If you have violent reactions to Jesse Eisenberg, then this isn’t a film for you. If you think Danny McBride and Nick Swardson are the festering armpit of comedy, see something else. But if you don’t mind these things, then here’s a movie that, while never spectacular, can be an amusing diversion. The plot of the film is convoluted, with terminal muck-up Dwayne (McBride) deciding to hire a hitman to knock off his millionaire father (Fred Ward) in order to pick up his inheritance and open a combination tanning salon and brothel. To raise $100,000 for a hitman, Dwayne—with the help of his best friend and self-taught explosives expert Travis (Swardson)—concocts a plan to kidnap a pizza boy, strap a bomb to him, and force him to hold up a bank before he’s blown up. The pizza deliveryman they end up with is Nick (Eisenberg), who’s got little else beyond a dead-end job and a crush on his best friend Chet’s (Aziz Ansari) sister (Dilshad Vadsaria). So with a bomb strapped to his chest and reluctant help from Chet, Nick sets out to rob a bank and save his own life. The bulk of the comedy is of the R-rated-violence-and-vulgarity variety, something that’s getting more and more difficult to make look fresh in a summer already over-stuffed with R-rated comedies. That 30 Minutes or Less is a film about friendship, between not just the characters of Nick and Chet, but Dwayne and Travis, too, is a plus. That both pairs work so well off each other, and display genuine charisma, and act and behave — fallings out and all — like friends really would is what makes the film work more than it doesn’t.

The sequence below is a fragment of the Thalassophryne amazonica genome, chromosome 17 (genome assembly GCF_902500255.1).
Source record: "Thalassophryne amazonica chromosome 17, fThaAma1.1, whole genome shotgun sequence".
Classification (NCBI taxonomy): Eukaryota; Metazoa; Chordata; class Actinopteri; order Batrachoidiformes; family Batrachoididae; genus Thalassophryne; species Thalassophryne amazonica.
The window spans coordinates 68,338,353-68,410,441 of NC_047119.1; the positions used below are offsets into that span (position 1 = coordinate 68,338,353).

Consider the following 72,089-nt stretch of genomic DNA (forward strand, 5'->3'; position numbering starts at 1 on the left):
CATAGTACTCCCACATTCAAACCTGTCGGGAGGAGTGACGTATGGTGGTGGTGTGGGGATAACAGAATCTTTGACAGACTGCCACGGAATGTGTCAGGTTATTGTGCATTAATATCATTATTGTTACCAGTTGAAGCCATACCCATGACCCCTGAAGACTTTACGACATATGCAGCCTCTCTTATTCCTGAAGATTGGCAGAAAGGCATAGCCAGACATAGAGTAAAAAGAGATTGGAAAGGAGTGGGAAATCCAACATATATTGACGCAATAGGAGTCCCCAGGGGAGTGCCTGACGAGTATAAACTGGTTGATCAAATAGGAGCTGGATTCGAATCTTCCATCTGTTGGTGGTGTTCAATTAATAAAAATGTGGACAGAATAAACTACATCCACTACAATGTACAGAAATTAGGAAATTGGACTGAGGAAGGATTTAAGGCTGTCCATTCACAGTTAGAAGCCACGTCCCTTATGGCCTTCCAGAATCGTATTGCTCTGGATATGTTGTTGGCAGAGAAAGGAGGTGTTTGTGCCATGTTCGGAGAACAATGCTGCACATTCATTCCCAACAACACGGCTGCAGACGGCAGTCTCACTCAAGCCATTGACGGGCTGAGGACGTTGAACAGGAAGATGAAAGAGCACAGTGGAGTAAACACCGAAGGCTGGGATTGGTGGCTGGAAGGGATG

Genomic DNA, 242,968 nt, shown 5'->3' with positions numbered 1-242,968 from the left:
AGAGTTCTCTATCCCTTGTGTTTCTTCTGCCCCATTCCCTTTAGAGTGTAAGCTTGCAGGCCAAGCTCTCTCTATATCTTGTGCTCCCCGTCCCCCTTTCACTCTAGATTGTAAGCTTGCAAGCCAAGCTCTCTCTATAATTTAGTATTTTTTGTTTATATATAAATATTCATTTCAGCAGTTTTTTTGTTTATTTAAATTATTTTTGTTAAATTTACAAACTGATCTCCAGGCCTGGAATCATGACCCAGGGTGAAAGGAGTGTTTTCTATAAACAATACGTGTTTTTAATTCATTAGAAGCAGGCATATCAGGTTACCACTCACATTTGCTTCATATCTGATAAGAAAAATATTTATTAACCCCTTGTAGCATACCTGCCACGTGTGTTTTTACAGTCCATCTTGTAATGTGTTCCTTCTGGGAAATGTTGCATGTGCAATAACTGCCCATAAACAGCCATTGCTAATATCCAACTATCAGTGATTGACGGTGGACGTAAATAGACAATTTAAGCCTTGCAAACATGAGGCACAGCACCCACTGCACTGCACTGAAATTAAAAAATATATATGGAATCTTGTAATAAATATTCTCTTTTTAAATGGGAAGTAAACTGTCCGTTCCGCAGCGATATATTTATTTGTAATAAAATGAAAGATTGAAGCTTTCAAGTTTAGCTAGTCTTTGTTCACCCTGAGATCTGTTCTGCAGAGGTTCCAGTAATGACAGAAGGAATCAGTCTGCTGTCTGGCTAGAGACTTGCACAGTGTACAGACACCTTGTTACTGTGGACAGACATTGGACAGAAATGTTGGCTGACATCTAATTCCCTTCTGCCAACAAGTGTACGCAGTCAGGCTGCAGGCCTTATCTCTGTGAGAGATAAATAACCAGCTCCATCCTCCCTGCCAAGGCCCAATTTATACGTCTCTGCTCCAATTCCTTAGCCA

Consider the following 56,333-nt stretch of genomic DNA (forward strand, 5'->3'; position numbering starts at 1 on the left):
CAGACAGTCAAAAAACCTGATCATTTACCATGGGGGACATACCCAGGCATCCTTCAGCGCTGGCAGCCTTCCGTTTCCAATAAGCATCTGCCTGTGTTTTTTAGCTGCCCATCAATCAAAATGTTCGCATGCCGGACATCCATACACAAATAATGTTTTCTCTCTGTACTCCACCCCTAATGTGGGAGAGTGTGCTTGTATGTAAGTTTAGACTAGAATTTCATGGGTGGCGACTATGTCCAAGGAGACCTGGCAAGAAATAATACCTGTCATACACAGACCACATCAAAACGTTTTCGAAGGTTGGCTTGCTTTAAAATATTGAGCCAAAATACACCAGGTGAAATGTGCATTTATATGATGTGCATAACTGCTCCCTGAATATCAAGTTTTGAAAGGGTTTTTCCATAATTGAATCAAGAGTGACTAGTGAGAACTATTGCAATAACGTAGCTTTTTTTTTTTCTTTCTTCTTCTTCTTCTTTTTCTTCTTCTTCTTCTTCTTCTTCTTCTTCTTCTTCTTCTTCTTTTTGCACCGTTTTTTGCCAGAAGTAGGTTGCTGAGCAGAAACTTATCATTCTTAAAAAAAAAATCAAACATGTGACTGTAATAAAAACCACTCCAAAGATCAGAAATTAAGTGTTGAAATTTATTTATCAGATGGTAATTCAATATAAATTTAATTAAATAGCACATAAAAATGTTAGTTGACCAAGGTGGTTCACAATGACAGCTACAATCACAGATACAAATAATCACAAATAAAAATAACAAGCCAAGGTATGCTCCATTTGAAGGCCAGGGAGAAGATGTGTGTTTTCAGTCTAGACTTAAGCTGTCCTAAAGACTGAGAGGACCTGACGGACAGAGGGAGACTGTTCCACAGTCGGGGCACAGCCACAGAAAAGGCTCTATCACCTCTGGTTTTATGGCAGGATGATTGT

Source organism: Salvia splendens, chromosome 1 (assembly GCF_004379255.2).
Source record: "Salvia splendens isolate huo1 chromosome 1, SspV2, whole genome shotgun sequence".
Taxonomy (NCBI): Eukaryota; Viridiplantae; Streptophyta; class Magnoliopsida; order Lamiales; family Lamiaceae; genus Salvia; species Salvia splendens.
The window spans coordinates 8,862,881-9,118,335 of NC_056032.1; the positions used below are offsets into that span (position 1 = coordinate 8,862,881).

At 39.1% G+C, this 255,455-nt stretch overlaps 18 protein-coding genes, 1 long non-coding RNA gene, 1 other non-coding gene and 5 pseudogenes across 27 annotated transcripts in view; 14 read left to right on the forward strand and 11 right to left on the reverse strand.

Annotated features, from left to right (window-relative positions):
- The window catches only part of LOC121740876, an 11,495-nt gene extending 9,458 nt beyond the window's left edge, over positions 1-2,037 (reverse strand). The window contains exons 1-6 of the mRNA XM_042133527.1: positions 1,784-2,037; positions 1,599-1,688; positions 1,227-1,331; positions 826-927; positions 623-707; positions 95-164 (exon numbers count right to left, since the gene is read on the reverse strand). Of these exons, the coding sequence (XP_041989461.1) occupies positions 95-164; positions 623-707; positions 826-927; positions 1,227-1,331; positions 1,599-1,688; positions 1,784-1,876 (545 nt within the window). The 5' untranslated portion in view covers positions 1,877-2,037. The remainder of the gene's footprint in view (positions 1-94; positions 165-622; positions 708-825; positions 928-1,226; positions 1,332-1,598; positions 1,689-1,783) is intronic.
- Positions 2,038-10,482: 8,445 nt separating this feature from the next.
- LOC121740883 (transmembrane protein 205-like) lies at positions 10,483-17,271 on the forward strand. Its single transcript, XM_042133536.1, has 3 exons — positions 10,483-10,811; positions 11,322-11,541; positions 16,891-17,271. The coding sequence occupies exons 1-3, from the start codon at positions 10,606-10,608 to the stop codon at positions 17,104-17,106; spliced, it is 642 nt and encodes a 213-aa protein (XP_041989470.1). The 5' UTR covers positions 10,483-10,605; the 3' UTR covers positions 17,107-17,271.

Official Site: www.30minutesorless.com
Director: Ruben Fleischer
Writer: Michael Diliberti and Matthew Sullivan
Cast: Jesse Eisenberg, Danny McBride, Aziz Ansari, Nick Swardson, Michael Peña, Bianca Kajlich, Fred Ward, Dilshad Vadsaria, Jordan Trovillion and Alex Rush
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